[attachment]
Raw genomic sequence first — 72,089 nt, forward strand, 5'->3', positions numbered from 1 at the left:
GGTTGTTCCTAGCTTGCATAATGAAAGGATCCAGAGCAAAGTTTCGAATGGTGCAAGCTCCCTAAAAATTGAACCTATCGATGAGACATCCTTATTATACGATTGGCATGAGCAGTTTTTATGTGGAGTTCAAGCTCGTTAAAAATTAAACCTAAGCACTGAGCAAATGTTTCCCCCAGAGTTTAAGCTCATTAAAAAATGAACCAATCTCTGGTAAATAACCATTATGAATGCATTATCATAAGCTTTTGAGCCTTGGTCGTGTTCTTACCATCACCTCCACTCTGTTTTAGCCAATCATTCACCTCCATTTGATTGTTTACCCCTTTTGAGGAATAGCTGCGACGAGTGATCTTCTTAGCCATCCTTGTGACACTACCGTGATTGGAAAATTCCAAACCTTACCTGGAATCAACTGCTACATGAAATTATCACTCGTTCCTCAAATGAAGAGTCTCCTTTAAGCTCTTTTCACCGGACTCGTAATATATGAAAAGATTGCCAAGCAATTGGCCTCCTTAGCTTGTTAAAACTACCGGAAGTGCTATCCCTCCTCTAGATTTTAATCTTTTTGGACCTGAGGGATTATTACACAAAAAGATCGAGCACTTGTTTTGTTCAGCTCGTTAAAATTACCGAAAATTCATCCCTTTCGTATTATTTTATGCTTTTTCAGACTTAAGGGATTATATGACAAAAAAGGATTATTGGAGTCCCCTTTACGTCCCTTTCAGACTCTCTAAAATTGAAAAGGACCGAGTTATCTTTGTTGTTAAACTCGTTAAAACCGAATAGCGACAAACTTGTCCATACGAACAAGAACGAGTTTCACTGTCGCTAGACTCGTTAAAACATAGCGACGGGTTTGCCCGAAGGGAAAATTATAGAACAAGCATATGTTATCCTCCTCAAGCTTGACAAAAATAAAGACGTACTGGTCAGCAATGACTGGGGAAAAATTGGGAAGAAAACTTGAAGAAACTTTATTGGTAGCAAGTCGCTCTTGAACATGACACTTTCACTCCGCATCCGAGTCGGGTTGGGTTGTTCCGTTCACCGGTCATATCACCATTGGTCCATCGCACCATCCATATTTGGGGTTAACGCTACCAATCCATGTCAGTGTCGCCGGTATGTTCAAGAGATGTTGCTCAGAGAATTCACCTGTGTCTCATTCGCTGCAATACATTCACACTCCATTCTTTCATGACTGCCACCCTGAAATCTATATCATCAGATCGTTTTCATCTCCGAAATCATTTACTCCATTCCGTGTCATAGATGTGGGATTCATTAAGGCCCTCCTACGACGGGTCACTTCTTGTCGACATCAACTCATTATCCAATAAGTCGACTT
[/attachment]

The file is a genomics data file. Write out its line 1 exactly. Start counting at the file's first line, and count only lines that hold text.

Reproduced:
Raw genomic sequence first — 72,089 nt, forward strand, 5'->3', positions numbered from 1 at the left: